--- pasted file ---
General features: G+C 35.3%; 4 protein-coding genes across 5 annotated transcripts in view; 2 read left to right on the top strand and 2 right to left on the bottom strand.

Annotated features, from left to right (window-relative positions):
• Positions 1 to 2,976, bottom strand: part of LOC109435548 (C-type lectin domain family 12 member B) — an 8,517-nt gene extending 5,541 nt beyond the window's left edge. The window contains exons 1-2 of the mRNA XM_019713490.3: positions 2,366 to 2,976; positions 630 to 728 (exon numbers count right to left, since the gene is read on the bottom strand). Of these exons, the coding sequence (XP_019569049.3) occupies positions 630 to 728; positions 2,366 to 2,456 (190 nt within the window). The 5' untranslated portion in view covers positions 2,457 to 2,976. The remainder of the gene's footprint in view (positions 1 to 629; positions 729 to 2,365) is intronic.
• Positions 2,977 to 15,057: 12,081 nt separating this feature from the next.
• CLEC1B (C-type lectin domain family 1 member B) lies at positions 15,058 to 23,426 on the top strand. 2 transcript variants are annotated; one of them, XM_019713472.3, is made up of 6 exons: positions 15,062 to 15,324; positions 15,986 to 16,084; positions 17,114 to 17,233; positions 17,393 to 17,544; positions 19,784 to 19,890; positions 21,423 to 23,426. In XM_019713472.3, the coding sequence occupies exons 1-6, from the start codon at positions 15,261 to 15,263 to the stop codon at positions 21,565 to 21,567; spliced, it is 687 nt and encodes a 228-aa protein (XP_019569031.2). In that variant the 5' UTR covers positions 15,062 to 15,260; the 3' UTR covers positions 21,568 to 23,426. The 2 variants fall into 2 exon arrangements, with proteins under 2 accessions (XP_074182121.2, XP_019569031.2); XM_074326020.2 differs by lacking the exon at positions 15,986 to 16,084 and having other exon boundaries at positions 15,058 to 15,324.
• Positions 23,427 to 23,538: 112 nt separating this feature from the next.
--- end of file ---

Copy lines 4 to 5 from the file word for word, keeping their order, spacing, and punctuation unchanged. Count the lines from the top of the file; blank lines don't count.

• Positions 2,977 to 15,057: 12,081 nt separating this feature from the next.
• CLEC1B (C-type lectin domain family 1 member B) lies at positions 15,058 to 23,426 on the top strand. 2 transcript variants are annotated; one of them, XM_019713472.3, is made up of 6 exons: positions 15,062 to 15,324; positions 15,986 to 16,084; positions 17,114 to 17,233; positions 17,393 to 17,544; positions 19,784 to 19,890; positions 21,423 to 23,426. In XM_019713472.3, the coding sequence occupies exons 1-6, from the start codon at positions 15,261 to 15,263 to the stop codon at positions 21,565 to 21,567; spliced, it is 687 nt and encodes a 228-aa protein (XP_019569031.2). In that variant the 5' UTR covers positions 15,062 to 15,260; the 3' UTR covers positions 21,568 to 23,426. The 2 variants fall into 2 exon arrangements, with proteins under 2 accessions (XP_074182121.2, XP_019569031.2); XM_074326020.2 differs by lacking the exon at positions 15,986 to 16,084 and having other exon boundaries at positions 15,058 to 15,324.